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July is National Minority Mental Health Awareness Month, and on the 17th, the African American Health Institute of San Bernardino County released a report on mental health care disparities commissioned by the California Department of Mental Health.

The key takeaway: poverty, racism, and stigma are preventing African-American Californians from accessing needed mental health services at the same level as their Caucasian counterparts.

KQED’s excellent State of Health series has a thoughtful story on the new report that recaps its suggestions for how to turn the tide:

 For starters, more black providers are urgently needed. African-Americans make up 13 percent of the U.S. population but are only two percent of all psychologists, according to the 2001 Surgeon General’s Report.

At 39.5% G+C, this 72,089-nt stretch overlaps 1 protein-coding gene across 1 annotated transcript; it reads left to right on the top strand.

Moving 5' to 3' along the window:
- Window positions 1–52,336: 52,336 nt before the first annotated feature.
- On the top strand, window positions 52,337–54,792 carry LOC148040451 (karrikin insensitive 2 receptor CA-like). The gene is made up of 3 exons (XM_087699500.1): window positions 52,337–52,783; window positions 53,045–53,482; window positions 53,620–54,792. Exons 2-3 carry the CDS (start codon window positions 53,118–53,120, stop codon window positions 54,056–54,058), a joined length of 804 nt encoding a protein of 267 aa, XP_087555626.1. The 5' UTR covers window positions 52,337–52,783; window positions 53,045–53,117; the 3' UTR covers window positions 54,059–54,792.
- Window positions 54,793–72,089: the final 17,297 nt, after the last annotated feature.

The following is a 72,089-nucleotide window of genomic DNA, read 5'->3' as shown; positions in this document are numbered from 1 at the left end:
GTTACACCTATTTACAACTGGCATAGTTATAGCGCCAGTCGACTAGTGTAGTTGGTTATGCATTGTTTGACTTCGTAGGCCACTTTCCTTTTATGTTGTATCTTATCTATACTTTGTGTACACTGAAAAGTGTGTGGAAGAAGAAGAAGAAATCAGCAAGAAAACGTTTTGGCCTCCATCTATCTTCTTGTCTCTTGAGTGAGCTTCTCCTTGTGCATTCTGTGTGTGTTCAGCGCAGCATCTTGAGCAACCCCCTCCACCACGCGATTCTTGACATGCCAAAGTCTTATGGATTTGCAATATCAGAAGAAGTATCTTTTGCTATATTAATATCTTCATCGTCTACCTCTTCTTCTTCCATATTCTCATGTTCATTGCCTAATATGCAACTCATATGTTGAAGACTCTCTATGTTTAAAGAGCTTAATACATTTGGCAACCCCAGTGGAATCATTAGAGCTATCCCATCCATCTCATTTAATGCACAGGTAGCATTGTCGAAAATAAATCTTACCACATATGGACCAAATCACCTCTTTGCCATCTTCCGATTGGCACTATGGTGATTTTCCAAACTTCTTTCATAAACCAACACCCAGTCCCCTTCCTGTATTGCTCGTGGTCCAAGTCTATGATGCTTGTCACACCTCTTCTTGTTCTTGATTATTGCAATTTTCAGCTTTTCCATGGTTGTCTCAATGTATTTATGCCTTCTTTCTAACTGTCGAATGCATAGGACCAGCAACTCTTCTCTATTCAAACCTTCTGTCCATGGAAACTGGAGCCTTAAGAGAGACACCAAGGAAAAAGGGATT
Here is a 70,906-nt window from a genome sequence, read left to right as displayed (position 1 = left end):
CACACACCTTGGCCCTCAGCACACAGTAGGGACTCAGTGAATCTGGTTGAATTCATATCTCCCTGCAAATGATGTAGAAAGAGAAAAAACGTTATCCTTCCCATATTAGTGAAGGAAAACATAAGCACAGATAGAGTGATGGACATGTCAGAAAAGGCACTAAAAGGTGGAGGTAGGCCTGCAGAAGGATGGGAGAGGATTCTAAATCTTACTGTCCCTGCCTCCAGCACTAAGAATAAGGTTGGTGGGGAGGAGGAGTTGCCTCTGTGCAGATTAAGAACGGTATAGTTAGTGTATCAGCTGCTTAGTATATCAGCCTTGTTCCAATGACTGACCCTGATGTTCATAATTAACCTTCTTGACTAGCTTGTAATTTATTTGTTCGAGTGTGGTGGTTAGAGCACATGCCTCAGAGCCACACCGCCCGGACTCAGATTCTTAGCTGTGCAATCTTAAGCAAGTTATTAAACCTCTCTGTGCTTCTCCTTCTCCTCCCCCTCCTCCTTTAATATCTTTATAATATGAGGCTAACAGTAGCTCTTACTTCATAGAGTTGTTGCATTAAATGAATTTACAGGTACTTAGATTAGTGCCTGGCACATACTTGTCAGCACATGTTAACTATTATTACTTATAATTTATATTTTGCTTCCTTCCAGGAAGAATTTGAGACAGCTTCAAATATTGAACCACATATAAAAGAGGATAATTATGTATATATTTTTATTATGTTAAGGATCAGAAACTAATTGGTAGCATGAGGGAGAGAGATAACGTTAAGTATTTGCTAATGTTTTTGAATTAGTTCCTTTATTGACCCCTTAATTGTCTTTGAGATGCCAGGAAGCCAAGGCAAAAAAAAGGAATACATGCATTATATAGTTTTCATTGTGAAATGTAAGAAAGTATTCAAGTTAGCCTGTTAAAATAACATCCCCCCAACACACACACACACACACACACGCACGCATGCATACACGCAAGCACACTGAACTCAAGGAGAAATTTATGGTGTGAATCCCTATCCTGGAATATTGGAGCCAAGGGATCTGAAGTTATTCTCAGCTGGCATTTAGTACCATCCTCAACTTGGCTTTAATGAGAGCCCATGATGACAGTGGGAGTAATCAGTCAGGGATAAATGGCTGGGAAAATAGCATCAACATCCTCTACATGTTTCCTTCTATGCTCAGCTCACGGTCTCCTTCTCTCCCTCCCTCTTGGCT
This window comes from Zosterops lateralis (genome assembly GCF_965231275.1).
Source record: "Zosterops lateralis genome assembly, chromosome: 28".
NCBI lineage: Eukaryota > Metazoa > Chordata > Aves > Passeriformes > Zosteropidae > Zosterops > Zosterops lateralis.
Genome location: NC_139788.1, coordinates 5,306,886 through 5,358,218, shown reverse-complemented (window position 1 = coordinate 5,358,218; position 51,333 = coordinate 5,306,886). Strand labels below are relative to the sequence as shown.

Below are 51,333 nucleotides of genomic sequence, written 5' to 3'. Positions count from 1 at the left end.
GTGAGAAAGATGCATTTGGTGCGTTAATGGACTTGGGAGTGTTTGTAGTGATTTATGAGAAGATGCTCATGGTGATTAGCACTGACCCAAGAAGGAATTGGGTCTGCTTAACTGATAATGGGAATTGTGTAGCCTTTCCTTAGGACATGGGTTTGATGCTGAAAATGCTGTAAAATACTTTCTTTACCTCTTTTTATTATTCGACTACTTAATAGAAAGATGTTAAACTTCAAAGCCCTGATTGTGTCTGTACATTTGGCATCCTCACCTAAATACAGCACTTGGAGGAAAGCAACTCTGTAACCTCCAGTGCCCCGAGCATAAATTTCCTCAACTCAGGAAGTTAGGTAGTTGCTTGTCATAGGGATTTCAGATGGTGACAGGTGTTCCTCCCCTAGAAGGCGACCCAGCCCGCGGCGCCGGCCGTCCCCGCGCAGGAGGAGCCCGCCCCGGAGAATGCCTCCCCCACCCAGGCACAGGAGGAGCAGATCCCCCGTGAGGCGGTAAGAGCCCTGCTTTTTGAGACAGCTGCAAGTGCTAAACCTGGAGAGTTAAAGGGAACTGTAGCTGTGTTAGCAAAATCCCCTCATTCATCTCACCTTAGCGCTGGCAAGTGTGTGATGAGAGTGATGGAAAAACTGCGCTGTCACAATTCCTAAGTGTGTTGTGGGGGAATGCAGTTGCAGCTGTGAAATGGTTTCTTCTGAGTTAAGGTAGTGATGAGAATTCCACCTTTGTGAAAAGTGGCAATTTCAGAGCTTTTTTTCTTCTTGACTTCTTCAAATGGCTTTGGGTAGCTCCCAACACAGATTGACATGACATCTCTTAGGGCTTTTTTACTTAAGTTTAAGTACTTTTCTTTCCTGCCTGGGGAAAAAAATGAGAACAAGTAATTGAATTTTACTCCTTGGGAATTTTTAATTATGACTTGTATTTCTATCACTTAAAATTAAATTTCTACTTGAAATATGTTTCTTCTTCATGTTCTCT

The study also suggests incorporating group therapy sessions for some black patients. [Study author Diane] Woods says many of the study participants didn’t like the standard one-on-one model of mental health care. They preferred a community model, because black culture, she said, embraces a broad idea of family.

One of our California-based Schweitzer Fellows this year is working to expand access to — and break down stigma surrounding — mental health care services in low-income communities. Other Schweitzer Fellows in other program locations have also worked to find and assist clients who are living with mental or behavioral health conditions and are having trouble accessing the care they need. Studies like these inform these Fellows’ and other mental health workers’ efforts specifically — and they also underscore the overarching importance of cultural competence and an understanding of the social determinants of health when working to address mental health (or any health) issues.

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